Pt 1 | The History of the Ocean House
I’m standing in front of one of the last of the grand Victorian hotels in Rhode Island, the Ocean House Watch Hill.
The Ocean House has survived in spite of the Hurricane of 1938, the Great Depression, Hurricane Carol in 1954, and changing times. Weather beaten, floors sagging and roof leaking, she limped into the twenty-first century still welcoming guests as she had for over one-hundred and fifty years until finally closing in 2004, but that wasn’t the end of her story.
Watch the video ☝
The Victorian era lasted from 1820 to 1914 and was characterized by the development of a wealthy leisure class. It was a time of great social change, the Industrial Revolution, scientific discovery, and the first telephone and telegraph.
With means at their disposal people were able to flee the heat and soot of the city to the bracing air of the seashore. Narragansett, Newport, Watch Hill and many other seaside towns were developed into resorts. The era of the grand Victorian hotels had begun.
How it started
The story of the Ocean House begins with Jonathan Nash Jr., Watch Hill’s first lighthouse keeper. Like many lighthouse keepers at the time Nash started taking in boarders to supplement his meager income. After being let go for political reasons and recognizing Watch Hill’s potential he built the Watch Hill House in1833. It was the first of what eventually would be one of eight large hotels in Watch Hill.
Nash’s son, Captain George M. Nash, became the first proprietor of the Watch Hill House. Following in his father’s footsteps George built the Ocean House in 1868. The original Ocean House was small but many additions created the iconic hotel that would later become the queen of Rhode Island’s Victorian era hotels.
A summer resort community
By the 1880’s Watch Hill was being promoted as the Queen of Atlantic Resorts. Most people arrived by steamboat and later by trolley. Some of the attractions were the beach, sailing and fishing, bike riding, and dancing at the hotels.
There was also the Watch Hill Carousel, a movie theatre, the Shore Dinner House, known for its daily clam bakes, the Misquamicut Golf Club, and the Watch Hill Billiard Room and Bowling Alley. George Nash was renowned for his twenty-five cent lobster dinners and at the end of every season a grand ball was held at the Ocean House.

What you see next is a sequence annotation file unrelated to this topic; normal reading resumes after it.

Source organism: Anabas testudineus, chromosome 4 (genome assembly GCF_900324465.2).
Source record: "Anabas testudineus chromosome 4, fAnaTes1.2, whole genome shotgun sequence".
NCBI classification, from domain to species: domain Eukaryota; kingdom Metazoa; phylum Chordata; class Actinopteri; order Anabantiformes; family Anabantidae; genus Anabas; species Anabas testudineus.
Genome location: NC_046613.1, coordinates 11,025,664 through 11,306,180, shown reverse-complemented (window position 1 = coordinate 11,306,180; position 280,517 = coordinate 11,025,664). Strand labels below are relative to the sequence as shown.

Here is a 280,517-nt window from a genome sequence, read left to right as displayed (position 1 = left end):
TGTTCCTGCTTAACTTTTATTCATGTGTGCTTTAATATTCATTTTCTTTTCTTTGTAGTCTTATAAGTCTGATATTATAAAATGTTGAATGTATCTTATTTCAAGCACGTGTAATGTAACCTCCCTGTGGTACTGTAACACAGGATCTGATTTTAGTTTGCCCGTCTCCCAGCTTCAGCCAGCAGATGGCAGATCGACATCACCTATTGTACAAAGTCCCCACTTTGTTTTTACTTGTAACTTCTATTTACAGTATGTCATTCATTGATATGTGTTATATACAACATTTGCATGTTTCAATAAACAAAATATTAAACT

By 1886 eight large hotels served Watch Hill but even as Watch Hill’s hotels were entering their golden age the character of Watch Hill began to change from a resort to a cottage community. The first of three large housing subdivisions were created by Cincinnati syndicates. Lots were sold and many of today’s large seasonal cottages were built.
In the summer of 1916 the Ocean House was the scene of the production of the silent motion picture, American Aristocracy starring Douglas Fairbanks and Jewel Carmen. Only a few months after the filming, on October 18, 1916, a devastating fire destroyed three of the last large hotels leaving only the Narragansett House and the Ocean House.
After the fire the Ocean House operated for another fifty years until it was demolished in 2005 but that wasn’t the end of her story. In part 2 of our series we’ll show you how she reemerged, like a butterfly from its cocoon, to become the 5-star resort hotel she is today.
For more local Westerly info check out the new Westerly+
Owned Diane’s Of Watch Hill and enjoyed several visits and dinners at the Ocean House.
The original hotel in its golden years had clsss and style and as time went on and rugs became worm, there was still a warmth the hotel retainned. You were greeted when you came in by the staff, that made you feel welcome even if you were there with your date or spouse…walking through the hotel. You could feel and imagine what it was is the glory days. … Gentlemen in their striped jackets on th porch with their wives and family…The original was eventually demolished, with the new and to some, improved Ocean House built. It may have have had the general look of those days gone by…However, it was/is more corporate/commercial,with the warmth of the grand days tucked away forever. So sad for those that go there now and will never be able to take a virtual step back in to the more kind and gentle days of sitting on the porch .
…dancing under the stars and with dreams coming true… For thos of us who had the privilege of going there on summer nites of 1970s,they were the best of the best of times…
Thank you Susan. My family were the previous owners, and while I fully agree it was worn and run down, the charm will never be replaced. It welcomed all to walk in and visit, whether you were dressed for dinner, or in a towel and bathing suit. You were greeted at the front desk, and remembered, and always welcomed on the sun deck and in the bar dressed as you were. It was very unpretentious. Sadly, while the renovation and transformation are gorgeous, it lacks the open arms feeling it once had. Like you, I miss the old feeling of the OH.
I grew up in Westerly and was always enamored with the ocean house. As a little girl it loomed like a giant fantasy land for me, and as I grew older, it was a place I wanted to visit. I love that it is still there, and will be for many more years to come.
What a great story I can’t wait for part two..